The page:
The workshop was held on 17-18 December 1993 at ETH Zurich. A list of participants is available.

**Gaston Gonnet** gave an introduction to OpenMath, and outlined some of
the requirements that such a protocol must have in order to function
in arbitrary environments. Some of these requirements are:

- text (character) based
- can be sent by electronic mail
- a limit on line length
- extensible

**Chris Howlett** outlined Waterloo Maple Software's plans for OpenMath:

- committed to implementing a client/server math architecture for Maple during 1994
- need a standard such as OpenMath to ensure utility and acceptance; input from and agreement of a large group is essential

**Stefan Vorkoetter** described the current OpenMath proposal, as put
forward by Waterloo Maple Software. During the ensuing discussion,
some weaknesses and Maple-specific aspects were discovered:

- choice of data structures too Maple-biased
- how to decide which operators/functions to include

**Heikki Apiola** described ESC, an Environment for Scientific
Computation, which combines various mathematical tools.

**Wolfgang Weck** described his concept of a math protocol, based on
modular decomposition and type extension:

"A Module Library for Computer Algebra", Dominik Gruntz, Wolfgang Weck (submitted to ISSAC 94).

**Marc Gaetano** described the ASAP protocol:

"Designing a protocol for exchanging mathematical objects", S. Dalmas, M. Gaetano, A. Sausse

"The ASAP Protocol: a description", S. Dalmas, M. Gaetano, A. Sausse

"A C library for ASAP", S. Dalmas, A. Sausse

**Carlo Traverso** described POSSO:

"The POSSO External Data Representation", J. Abbott, C. Traverso

**Norbert Kajler** spoke on building a computer algebra environment. He
described the SAFIR project and CAS/PI:

"Building a Computer Algebra Environment by Composition of Collaborative Tools", Norbert Kajler

**Mika Seppala** gave a brief historical review of EuroMath.

**Syntax**- general agreement (expression trees in LISP-like notation).
- modifying the proposed standard seemed to be acceptable.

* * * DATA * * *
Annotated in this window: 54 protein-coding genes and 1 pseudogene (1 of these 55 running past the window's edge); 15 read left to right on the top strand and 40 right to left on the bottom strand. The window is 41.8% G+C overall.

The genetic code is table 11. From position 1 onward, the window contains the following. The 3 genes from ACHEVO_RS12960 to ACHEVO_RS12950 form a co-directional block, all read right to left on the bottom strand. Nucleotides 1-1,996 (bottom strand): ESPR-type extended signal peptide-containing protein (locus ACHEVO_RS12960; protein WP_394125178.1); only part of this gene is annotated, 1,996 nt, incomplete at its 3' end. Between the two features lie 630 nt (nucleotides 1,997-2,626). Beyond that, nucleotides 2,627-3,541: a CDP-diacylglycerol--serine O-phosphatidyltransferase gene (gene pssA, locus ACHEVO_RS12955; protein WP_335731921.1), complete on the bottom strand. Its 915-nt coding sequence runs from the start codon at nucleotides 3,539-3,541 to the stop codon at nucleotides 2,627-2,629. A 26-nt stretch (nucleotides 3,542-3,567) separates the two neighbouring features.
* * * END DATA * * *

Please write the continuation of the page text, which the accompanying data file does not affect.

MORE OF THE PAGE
- it was agreed that the sequences defined by SGML standard would be adopted for special characters.
- there is still the issue of which escape character to use.

**Semantics**- it was agreed that the basic proposal should support all the functions in Abramowitz and Stegun, Chapters 1 to 3.
- the standard should allow for the definition of packages of functions as extensions.

**Attributes**- basic attributes do not belong in the standard, but rather in packages (eg. a package of typesetting attributes).

**Types**the proposal from WMS had too many Maple-specific types. The following base types were suggested:- numbers (integer, floating point (including complex))
- symbols
- sets
- arrays

**Sub-, super-, and other-scripts**- there was intense discussion about what method should be used to represent these.
- eventually, it was generally agreed that this was beyond the scope of the standard, because these are typographical, and not mathematical, attributes.

**Functions**- after some discussion, it became clear that it would be both impossible and undesirable to include all possible functions in the base proposal.
- there would always be functions that someone considers important that were left out.
- four extensions were proposed: Polynomial Manipulation, Group Theory, Programming, and Tensors.

**Control Layer:**discussion was deferred to future meetings.

- prepare the OpenMath mailing list (openmath@maplesoft.on.ca).
- prepare this report.
- update the OpenMath proposal based on the discussions at the
workshop. Some things that are to be incorporated are:
- simplified structure level operators.
- a method to determine packages understood.
- in-line OpenMath recognition via <openmath>..<\openmath>.
- adoption of SGML character set extensions.
- an OpenMath to SGML mapping.
- a Maple extension to the standard.
- extensions for number bases.
- clarification of labels and references.
- simplification of concept of symbols.
- complex numbers.

**Carlo Traverso:** design of an extension for polynomial manipulation.

**Someone at CWI:** design of an extension for group theory.

**Michael Monagan, Marc Gaetano:** design of an extension for programming.

**Someone called MB:** design of an extension for tensors.

This page is part of the OpenMath Web archive, and is no longer kept up to date.